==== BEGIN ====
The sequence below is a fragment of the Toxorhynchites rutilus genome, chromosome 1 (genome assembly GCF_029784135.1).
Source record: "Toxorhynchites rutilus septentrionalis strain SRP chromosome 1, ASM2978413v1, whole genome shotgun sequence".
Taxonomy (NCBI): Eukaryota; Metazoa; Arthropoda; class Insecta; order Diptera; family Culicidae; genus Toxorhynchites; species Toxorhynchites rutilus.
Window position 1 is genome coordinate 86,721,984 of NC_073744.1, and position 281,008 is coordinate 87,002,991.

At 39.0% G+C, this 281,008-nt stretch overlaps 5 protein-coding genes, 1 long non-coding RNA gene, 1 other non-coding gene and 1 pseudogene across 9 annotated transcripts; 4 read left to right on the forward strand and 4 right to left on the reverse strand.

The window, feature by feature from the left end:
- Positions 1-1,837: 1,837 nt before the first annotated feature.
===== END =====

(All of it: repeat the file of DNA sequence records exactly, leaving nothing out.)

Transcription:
The sequence below is a fragment of the Toxorhynchites rutilus genome, chromosome 1 (genome assembly GCF_029784135.1).
Source record: "Toxorhynchites rutilus septentrionalis strain SRP chromosome 1, ASM2978413v1, whole genome shotgun sequence".
Taxonomy (NCBI): Eukaryota; Metazoa; Arthropoda; class Insecta; order Diptera; family Culicidae; genus Toxorhynchites; species Toxorhynchites rutilus.
Window position 1 is genome coordinate 86,721,984 of NC_073744.1, and position 281,008 is coordinate 87,002,991.

At 39.0% G+C, this 281,008-nt stretch overlaps 5 protein-coding genes, 1 long non-coding RNA gene, 1 other non-coding gene and 1 pseudogene across 9 annotated transcripts; 4 read left to right on the forward strand and 4 right to left on the reverse strand.

The window, feature by feature from the left end:
- Positions 1-1,837: 1,837 nt before the first annotated feature.